Help California Dogface Butterfly: Do Extra For Zerene Eurydice

Butterflies are among the most beautiful insects on the planet, our ‘flying flowers’ that help pollinate many of our native species. The monarch butterfly is well known, and famed for its long trajectory and diminishing populations. But another butterfly species – the California dogface butterfly (Zerene eurydice) – remains relatively unknown. This is despite its unforgettable name and the distinction it holds of being named California’s official state insect.

This interesting insect is found in the Coast Range and Sierra foothills, as well as the Sacramento area. Like the monarch, the population of this species is diminishing dramatically. Here, we explain why these butterflies matter and how to help support them in your backyards and gardens.

What Does the Dogface Butterfly Look Like?

Relatively few people are likely to spot the California dogface butterfly, which is a shame as it is such a lovely insect. The butterflies don’t hover around garden flowers much, but fly rapidly and stay around 20 feet (6m) off the ground. Of course, they dip lower to visit the flowers of California buckeye and other native plants in the area.

The female forewings look like two yellow autumn leaves, pale and papery, each with a dark spot. Meanwhile, the hind wings are yellow. The males are sometimes called flying pansies, given the dark forewings with their orange-yellow marking. This marking is said to resemble a dog’s head in silhouette, although you might have to squint to make it out. The male’s hind wings are orange and yellow.

(Image credit: Rick & Nora Bowers / Alamy)

Why the Dogface Butterfly is Important to California

If you are wondering why the dogface butterfly is important to California, the word to remember is pollinator. Butterflies are right up there with bees as the top pollinators, and the California dogface butterfly is no exception. So if you are interested in creating a pollinator garden and you live in the right place, these winged beauties are well worth encouraging.

This butterfly’s favorite food is nectar from plants in the mustard family, and it serves as a major pollinator for these species. It is also an important pollinator for other California native plants, including the California buckeye tree, thistle shrubs and tall blue verbena.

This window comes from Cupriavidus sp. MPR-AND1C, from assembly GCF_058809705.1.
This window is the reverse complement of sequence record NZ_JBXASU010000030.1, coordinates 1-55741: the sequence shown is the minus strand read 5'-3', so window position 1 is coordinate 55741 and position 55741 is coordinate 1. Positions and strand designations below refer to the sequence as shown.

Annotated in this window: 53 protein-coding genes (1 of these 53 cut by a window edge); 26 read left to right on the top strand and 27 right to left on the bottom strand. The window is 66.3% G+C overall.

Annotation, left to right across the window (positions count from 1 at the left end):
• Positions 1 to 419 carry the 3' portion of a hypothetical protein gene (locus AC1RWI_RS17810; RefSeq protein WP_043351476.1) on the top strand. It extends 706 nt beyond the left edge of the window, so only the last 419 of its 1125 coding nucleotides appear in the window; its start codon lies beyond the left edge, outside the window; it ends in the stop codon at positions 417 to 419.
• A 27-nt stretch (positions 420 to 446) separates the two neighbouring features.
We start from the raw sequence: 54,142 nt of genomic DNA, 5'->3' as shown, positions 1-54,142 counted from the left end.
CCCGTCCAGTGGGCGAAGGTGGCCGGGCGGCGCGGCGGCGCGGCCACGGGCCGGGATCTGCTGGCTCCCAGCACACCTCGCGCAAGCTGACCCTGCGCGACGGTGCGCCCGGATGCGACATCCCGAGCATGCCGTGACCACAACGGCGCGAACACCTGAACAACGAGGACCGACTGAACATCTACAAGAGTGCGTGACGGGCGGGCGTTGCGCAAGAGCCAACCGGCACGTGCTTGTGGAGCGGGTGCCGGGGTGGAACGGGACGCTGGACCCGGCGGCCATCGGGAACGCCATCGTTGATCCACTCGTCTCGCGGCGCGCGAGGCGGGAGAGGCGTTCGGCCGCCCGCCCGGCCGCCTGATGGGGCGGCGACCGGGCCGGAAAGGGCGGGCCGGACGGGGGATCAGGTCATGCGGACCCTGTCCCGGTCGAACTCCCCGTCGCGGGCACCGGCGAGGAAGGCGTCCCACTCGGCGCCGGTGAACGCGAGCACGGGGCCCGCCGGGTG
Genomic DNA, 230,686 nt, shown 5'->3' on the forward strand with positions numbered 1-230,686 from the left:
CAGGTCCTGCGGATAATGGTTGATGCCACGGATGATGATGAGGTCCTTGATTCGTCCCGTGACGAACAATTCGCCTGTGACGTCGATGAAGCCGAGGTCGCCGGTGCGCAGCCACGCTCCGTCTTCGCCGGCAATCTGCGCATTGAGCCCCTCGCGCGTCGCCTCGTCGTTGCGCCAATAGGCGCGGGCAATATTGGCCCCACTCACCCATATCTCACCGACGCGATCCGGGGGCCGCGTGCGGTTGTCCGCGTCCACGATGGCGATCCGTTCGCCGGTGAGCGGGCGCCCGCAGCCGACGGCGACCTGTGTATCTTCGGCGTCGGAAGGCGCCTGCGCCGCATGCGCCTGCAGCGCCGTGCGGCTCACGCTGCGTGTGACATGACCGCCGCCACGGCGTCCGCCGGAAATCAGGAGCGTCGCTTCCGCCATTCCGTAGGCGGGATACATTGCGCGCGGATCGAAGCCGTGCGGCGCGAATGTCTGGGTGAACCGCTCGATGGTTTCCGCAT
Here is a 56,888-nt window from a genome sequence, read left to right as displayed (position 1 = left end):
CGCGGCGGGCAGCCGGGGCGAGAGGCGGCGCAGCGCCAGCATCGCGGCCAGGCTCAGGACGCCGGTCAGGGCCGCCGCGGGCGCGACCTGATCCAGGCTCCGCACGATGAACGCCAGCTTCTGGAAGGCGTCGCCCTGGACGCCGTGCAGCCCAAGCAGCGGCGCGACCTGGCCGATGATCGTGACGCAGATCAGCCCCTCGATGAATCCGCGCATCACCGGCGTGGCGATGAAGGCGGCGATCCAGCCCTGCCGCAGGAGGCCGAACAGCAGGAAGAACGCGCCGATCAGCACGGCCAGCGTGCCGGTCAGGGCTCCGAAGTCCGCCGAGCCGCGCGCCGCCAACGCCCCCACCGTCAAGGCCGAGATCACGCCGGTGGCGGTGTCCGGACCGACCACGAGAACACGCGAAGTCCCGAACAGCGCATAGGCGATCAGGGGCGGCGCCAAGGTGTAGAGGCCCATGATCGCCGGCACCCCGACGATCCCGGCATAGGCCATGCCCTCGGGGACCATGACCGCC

Understanding the Life Cycle of the Dogface Butterfly

The life cycle of the dogface butterfly starts with the same old story: the males set out to find females, and insert their sperm into the female’s mating tube. Females lay pale eggs on the foliage of their host plant, the false indigo (Amorpha californica). The eggs turn crimson as they mature, then hatch into larvae.

The butterfly larvae eat the leaves of indigo plants. They are the same greenish hue as the foliage of this plant, and this helps camouflage them well. In time, they metamorphose into adult butterflies and feed on the nectar of native plants. This cycle is repeated in two brooding periods: one between April through July, and another between August and October.

Plants You Can Grow to Attract the Dogface Butterfly

Gardeners who love California native plants will want to assist the dogface butterfly to survive and thrive. The best way to do this is by adding their favorites to backyard beds. You can help the dogface butterfly to survive by adding its best host plant – the false indigo plant – to your garden. Dogface butterflies lay their eggs on the plant and the larvae feed on the leaves.

Other California plants provide nectar to the adult butterflies. These include the California buckeye (a magnificent shade or ornamental tree for a large backyard) and plants in the mustard family. Thistles are also nectar plants for this butterfly, as is tall blue verbena (also known as blue vervain). These butterflies show a preference for purple blossoms – so when in doubt, plant natives with purple flowers.

blue vervain in full bloom in backyard

(Image credit: Fotolinchen / Getty Images)

Protecting and Supporting the Dogface

Every species of plant and animal on earth is valuable, even if their value to humans has not yet been recognized. That insect, plant or reptile we devalue might have held the secret to fighting cancer or stopping climate change, had we given it proper time and attention. So it pays to protect and support all types of native life.

The California dogface butterfly deserves this general protection simply because it is a native insect to the Golden State. But its value as a pollinator is already proven. That makes supporting its viability as a species especially critical. One way gardeners can do this is to encourage its host plant as well as its food sources. Another is by eliminating the use of chemicals and toxins in the landscape.

Frequently Asked Questions

What are the Predators of the Dogface Butterfly?

In this dog-eat-dog world, it’s no surprise that the dogface butterfly has predators, and a lot of them! Their danger list includes little insects like ants, spiders, wasps, parasitic wasps and parasitic flies, as well as larger predators like birds, rats, toads, lizards and snakes.

What is the Rarest Butterfly in America?

The dogface butterfly is rare and its population is diminishing, but it is not the rarest butterfly in California or in America. The very rarest is difficult to determine, but the Xerces Society for Invertebrate Conservation lists some of the most at-risk butterflies and moths in North America.

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